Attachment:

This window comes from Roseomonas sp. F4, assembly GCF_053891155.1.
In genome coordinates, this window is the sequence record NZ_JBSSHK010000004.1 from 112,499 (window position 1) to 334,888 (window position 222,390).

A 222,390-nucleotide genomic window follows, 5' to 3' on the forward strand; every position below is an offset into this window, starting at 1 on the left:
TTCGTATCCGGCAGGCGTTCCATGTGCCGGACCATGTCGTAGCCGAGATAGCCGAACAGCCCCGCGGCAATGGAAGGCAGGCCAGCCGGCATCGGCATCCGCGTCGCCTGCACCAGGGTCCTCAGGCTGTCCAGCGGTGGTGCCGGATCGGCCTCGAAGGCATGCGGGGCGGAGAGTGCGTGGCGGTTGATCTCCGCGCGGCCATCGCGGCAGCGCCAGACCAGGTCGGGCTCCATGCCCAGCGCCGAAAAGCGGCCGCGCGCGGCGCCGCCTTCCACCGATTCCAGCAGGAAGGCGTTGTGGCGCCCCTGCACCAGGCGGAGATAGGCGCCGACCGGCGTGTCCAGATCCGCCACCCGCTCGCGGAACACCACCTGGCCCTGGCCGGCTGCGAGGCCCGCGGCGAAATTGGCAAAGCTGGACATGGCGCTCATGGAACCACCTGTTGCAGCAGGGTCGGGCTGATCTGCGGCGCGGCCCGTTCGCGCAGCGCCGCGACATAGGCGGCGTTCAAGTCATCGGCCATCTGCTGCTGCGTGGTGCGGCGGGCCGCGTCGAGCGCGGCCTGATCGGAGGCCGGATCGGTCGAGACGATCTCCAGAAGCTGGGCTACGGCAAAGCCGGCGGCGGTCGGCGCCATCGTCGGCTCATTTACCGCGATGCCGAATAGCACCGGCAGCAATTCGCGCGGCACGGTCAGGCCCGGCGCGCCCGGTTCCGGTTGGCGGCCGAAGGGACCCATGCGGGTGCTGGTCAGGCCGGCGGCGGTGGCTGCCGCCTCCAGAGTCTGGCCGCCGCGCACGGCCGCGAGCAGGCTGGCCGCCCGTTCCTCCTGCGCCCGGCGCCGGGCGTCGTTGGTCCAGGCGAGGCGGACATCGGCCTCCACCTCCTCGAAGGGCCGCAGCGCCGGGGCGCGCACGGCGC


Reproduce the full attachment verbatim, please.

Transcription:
This window comes from Roseomonas sp. F4, assembly GCF_053891155.1.
In genome coordinates, this window is the sequence record NZ_JBSSHK010000004.1 from 112,499 (window position 1) to 334,888 (window position 222,390).

A 222,390-nucleotide genomic window follows, 5' to 3' on the forward strand; every position below is an offset into this window, starting at 1 on the left:
TTCGTATCCGGCAGGCGTTCCATGTGCCGGACCATGTCGTAGCCGAGATAGCCGAACAGCCCCGCGGCAATGGAAGGCAGGCCAGCCGGCATCGGCATCCGCGTCGCCTGCACCAGGGTCCTCAGGCTGTCCAGCGGTGGTGCCGGATCGGCCTCGAAGGCATGCGGGGCGGAGAGTGCGTGGCGGTTGATCTCCGCGCGGCCATCGCGGCAGCGCCAGACCAGGTCGGGCTCCATGCCCAGCGCCGAAAAGCGGCCGCGCGCGGCGCCGCCTTCCACCGATTCCAGCAGGAAGGCGTTGTGGCGCCCCTGCACCAGGCGGAGATAGGCGCCGACCGGCGTGTCCAGATCCGCCACCCGCTCGCGGAACACCACCTGGCCCTGGCCGGCTGCGAGGCCCGCGGCGAAATTGGCAAAGCTGGACATGGCGCTCATGGAACCACCTGTTGCAGCAGGGTCGGGCTGATCTGCGGCGCGGCCCGTTCGCGCAGCGCCGCGACATAGGCGGCGTTCAAGTCATCGGCCATCTGCTGCTGCGTGGTGCGGCGGGCCGCGTCGAGCGCGGCCTGATCGGAGGCCGGATCGGTCGAGACGATCTCCAGAAGCTGGGCTACGGCAAAGCCGGCGGCGGTCGGCGCCATCGTCGGCTCATTTACCGCGATGCCGAATAGCACCGGCAGCAATTCGCGCGGCACGGTCAGGCCCGGCGCGCCCGGTTCCGGTTGGCGGCCGAAGGGACCCATGCGGGTGCTGGTCAGGCCGGCGGCGGTGGCTGCCGCCTCCAGAGTCTGGCCGCCGCGCACGGCCGCGAGCAGGCTGGCCGCCCGTTCCTCCTGCGCCCGGCGCCGGGCGTCGTTGGTCCAGGCGAGGCGGACATCGGCCTCCACCTCCTCGAAGGGCCGCAGCGCCGGGGCGCGCACGGCGC